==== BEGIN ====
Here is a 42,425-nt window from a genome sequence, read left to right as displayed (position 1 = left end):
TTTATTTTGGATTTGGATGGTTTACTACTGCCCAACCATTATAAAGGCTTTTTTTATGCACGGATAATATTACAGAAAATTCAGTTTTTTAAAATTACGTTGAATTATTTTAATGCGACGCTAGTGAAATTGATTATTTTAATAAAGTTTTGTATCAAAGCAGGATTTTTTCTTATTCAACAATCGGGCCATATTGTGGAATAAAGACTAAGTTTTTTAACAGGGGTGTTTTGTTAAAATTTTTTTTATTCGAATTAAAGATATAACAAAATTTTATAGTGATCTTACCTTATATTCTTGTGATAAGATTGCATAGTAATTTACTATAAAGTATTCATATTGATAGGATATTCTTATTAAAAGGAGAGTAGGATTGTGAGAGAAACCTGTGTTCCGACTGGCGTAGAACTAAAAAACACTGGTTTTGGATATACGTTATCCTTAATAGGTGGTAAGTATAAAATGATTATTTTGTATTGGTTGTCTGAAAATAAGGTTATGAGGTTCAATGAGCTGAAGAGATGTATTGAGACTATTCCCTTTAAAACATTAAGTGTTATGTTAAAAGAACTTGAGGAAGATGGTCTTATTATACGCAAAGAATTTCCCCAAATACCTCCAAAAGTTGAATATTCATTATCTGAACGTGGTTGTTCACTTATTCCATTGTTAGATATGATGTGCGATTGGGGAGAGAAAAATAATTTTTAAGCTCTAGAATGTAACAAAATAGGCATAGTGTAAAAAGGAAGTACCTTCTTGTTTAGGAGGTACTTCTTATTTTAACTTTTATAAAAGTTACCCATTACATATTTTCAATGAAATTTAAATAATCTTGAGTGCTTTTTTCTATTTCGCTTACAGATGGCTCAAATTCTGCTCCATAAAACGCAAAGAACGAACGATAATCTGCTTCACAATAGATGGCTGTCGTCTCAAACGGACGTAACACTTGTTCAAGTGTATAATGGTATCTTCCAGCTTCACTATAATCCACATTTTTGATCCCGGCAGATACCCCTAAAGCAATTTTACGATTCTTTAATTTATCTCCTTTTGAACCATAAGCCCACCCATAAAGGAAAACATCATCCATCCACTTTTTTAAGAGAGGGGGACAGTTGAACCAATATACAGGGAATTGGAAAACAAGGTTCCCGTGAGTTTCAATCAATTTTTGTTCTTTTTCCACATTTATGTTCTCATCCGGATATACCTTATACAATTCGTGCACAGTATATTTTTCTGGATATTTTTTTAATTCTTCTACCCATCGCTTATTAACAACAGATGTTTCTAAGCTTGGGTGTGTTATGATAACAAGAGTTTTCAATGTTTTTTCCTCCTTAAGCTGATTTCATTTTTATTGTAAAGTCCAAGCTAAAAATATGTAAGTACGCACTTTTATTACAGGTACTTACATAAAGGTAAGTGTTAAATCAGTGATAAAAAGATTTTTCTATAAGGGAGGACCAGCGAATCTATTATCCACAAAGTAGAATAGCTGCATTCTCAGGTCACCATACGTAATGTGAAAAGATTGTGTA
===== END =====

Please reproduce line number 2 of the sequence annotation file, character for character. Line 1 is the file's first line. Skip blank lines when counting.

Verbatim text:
TTTATTTTGGATTTGGATGGTTTACTACTGCCCAACCATTATAAAGGCTTTTTTTATGCACGGATAATATTACAGAAAATTCAGTTTTTTAAAATTACGTTGAATTATTTTAATGCGACGCTAGTGAAATTGATTATTTTAATAAAGTTTTGTATCAAAGCAGGATTTTTTCTTATTCAACAATCGGGCCATATTGTGGAATAAAGACTAAGTTTTTTAACAGGGGTGTTTTGTTAAAATTTTTTTTATTCGAATTAAAGATATAACAAAATTTTATAGTGATCTTACCTTATATTCTTGTGATAAGATTGCATAGTAATTTACTATAAAGTATTCATATTGATAGGATATTCTTATTAAAAGGAGAGTAGGATTGTGAGAGAAACCTGTGTTCCGACTGGCGTAGAACTAAAAAACACTGGTTTTGGATATACGTTATCCTTAATAGGTGGTAAGTATAAAATGATTATTTTGTATTGGTTGTCTGAAAATAAGGTTATGAGGTTCAATGAGCTGAAGAGATGTATTGAGACTATTCCCTTTAAAACATTAAGTGTTATGTTAAAAGAACTTGAGGAAGATGGTCTTATTATACGCAAAGAATTTCCCCAAATACCTCCAAAAGTTGAATATTCATTATCTGAACGTGGTTGTTCACTTATTCCATTGTTAGATATGATGTGCGATTGGGGAGAGAAAAATAATTTTTAAGCTCTAGAATGTAACAAAATAGGCATAGTGTAAAAAGGAAGTACCTTCTTGTTTAGGAGGTACTTCTTATTTTAACTTTTATAAAAGTTACCCATTACATATTTTCAATGAAATTTAAATAATCTTGAGTGCTTTTTTCTATTTCGCTTACAGATGGCTCAAATTCTGCTCCATAAAACGCAAAGAACGAACGATAATCTGCTTCACAATAGATGGCTGTCGTCTCAAACGGACGTAACACTTGTTCAAGTGTATAATGGTATCTTCCAGCTTCACTATAATCCACATTTTTGATCCCGGCAGATACCCCTAAAGCAATTTTACGATTCTTTAATTTATCTCCTTTTGAACCATAAGCCCACCCATAAAGGAAAACATCATCCATCCACTTTTTTAAGAGAGGGGGACAGTTGAACCAATATACAGGGAATTGGAAAACAAGGTTCCCGTGAGTTTCAATCAATTTTTGTTCTTTTTCCACATTTATGTTCTCATCCGGATATACCTTATACAATTCGTGCACAGTATATTTTTCTGGATATTTTTTTAATTCTTCTACCCATCGCTTATTAACAACAGATGTTTCTAAGCTTGGGTGTGTTATGATAACAAGAGTTTTCAATGTTTTTTCCTCCTTAAGCTGATTTCATTTTTATTGTAAAGTCCAAGCTAAAAATATGTAAGTACGCACTTTTATTACAGGTACTTACATAAAGGTAAGTGTTAAATCAGTGATAAAAAGATTTTTCTATAAGGGAGGACCAGCGAATCTATTATCCACAAAGTAGAATAGCTGCATTCTCAGGTCACCATACGTAATGTGAAAAGATTGTGTA